A recent post by Ken Stewart, entitled Why Do You Write? prompted me to write my usual post-type comment.
Writing does three things for me:
1- It helps me organise my thoughts
When I think, I usually have two or three thought-threads running through my mind. Sometimes more. Sometimes they get mixed together, not so that I'm confused necessarily, for I can cope with that.
It is more of a prioritisation, for I find it difficult to prioritise competing thoughts that are nevertheless parallel on a topic. The thought-threads become less tangled when I write them and edit what I write.
2- Prioritising my thoughts sparks further thought
By prioritising my thoughts in a visual way I engage other ideas and thoughts that are in the background. Some are as if they were in the subconscious, others vague and indistinct come into sharper focus.
There are many parts of the brain that lie unused or that are used almost exclusively for specialist jobs, such as the visual cortex to do with sight and parts to do with processing hearing. Studies have shown that blind people use the visual cortex despite not being able to see.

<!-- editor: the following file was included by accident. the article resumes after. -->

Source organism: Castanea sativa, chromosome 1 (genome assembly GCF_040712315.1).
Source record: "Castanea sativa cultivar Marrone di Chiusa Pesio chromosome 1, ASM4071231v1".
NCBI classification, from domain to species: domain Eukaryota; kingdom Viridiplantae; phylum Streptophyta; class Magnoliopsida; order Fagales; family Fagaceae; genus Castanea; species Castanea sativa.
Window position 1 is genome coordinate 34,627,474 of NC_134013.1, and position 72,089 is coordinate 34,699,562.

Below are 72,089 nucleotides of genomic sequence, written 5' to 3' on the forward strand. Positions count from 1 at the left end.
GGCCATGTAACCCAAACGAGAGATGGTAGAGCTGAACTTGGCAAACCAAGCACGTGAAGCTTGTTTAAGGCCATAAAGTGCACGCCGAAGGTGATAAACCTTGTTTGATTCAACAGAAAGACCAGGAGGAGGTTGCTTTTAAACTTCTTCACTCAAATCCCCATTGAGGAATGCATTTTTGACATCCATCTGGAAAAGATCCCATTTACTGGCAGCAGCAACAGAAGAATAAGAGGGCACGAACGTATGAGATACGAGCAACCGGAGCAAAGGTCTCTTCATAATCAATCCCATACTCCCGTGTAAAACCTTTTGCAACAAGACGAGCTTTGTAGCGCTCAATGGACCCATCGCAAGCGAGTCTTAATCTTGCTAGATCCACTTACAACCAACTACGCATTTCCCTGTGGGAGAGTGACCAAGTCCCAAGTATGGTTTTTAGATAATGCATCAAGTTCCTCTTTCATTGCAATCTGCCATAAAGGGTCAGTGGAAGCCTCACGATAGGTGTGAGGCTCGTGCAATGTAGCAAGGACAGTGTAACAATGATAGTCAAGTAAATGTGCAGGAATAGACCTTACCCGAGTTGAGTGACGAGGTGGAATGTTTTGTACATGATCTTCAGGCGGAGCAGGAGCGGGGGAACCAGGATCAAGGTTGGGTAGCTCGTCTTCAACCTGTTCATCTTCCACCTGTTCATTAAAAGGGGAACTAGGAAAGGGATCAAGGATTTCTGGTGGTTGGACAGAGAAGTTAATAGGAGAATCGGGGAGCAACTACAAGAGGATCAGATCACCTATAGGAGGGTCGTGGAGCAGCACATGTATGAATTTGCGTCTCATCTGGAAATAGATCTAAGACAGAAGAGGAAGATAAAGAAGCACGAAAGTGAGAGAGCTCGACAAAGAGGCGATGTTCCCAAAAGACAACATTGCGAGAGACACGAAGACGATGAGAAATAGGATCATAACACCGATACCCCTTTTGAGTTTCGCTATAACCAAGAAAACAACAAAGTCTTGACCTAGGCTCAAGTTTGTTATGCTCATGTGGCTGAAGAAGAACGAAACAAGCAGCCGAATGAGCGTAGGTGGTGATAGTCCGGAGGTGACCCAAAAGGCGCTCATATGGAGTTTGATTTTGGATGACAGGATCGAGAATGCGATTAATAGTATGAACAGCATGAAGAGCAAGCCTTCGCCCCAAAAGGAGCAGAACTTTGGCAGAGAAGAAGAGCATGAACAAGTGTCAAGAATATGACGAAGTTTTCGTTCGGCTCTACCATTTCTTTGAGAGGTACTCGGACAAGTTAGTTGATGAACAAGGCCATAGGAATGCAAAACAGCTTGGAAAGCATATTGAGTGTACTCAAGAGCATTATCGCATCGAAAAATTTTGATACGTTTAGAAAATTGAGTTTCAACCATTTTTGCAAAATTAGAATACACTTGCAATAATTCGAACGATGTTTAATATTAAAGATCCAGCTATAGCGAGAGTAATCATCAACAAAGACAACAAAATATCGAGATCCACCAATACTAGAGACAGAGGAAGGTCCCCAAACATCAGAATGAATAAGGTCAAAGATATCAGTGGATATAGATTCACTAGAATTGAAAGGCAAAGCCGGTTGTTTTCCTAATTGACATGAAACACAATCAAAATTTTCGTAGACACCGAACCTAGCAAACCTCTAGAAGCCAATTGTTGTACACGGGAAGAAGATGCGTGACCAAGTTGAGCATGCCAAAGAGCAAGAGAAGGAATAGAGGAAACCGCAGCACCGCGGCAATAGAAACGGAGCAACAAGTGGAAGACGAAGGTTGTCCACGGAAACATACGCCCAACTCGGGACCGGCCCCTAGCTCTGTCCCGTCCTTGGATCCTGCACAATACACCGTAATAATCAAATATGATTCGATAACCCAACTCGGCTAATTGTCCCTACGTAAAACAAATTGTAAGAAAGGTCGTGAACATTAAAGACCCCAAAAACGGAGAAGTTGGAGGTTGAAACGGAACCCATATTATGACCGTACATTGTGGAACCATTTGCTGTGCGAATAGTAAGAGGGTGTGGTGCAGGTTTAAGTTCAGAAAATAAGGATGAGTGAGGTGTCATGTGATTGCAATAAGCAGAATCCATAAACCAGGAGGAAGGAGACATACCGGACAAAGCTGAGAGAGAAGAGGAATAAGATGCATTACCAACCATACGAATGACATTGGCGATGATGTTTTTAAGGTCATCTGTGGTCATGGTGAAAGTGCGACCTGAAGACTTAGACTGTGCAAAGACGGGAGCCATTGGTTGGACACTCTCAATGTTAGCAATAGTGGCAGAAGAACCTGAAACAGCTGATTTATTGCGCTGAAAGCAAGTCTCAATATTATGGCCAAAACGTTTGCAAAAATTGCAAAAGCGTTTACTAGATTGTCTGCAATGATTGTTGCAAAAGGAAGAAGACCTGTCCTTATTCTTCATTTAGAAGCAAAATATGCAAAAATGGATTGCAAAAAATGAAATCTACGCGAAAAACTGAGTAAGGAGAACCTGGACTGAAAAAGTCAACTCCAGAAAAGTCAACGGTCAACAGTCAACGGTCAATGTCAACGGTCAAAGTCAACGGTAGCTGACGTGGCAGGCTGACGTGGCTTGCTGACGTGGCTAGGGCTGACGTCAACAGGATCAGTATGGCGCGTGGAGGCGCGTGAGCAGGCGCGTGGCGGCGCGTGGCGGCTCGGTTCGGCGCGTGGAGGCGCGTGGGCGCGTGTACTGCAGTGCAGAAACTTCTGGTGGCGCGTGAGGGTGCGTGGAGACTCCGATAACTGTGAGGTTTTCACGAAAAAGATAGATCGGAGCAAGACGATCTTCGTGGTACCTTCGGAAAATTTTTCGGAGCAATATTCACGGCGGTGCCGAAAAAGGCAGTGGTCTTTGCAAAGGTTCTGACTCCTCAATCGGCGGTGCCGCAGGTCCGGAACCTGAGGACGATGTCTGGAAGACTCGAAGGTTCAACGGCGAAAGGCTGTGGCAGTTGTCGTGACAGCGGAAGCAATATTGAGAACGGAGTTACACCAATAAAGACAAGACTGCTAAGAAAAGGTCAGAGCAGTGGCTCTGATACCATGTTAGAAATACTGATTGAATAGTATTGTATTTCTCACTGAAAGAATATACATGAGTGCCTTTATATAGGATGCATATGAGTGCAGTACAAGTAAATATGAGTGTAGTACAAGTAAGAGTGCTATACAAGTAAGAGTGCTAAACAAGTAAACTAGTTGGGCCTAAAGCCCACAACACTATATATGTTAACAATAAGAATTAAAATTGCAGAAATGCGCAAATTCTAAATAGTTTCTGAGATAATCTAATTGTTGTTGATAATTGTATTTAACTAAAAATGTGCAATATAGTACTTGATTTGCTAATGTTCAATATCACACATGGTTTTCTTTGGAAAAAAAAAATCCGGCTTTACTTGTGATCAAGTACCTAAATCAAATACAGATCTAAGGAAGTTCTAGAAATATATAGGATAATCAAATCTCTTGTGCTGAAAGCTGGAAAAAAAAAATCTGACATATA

Is it possible that sighted people can use this 'visionary' and sophisticated part of the brain for other purposes than processing visual responses from the retina? Perhaps the visual cortex is invoked, not necessarily in just processing visual responses, when a person sees their thoughts in a written, visual form. Who knows? But when my background thought-threads are written down, I can list them alongside more conscious thought-threads.
3- Writing puts to rest serendipitous thought-threads
There is an old saying “sometimes I sits and thinks, and sometimes I just sits”. I find it difficult to do the latter for thought processes take over when I try to just sit. Some of these go on in the background of my mind all the time. The psychologists tell us that this is normal.
When I become conscious of these thought-threads, I try to make sense of them. Writing helps me do this, for it does 1- and 2- above. When these are processed through exhaustive cycles of writing and editing, it is as if the thoughts are put to rest. I can sleep on them.
The famous and ancient poet John Donne wrote:
. . . he tames it, that fetters it in verse.
Could it be that the sentiment behind Donne's line is what this last point is all about?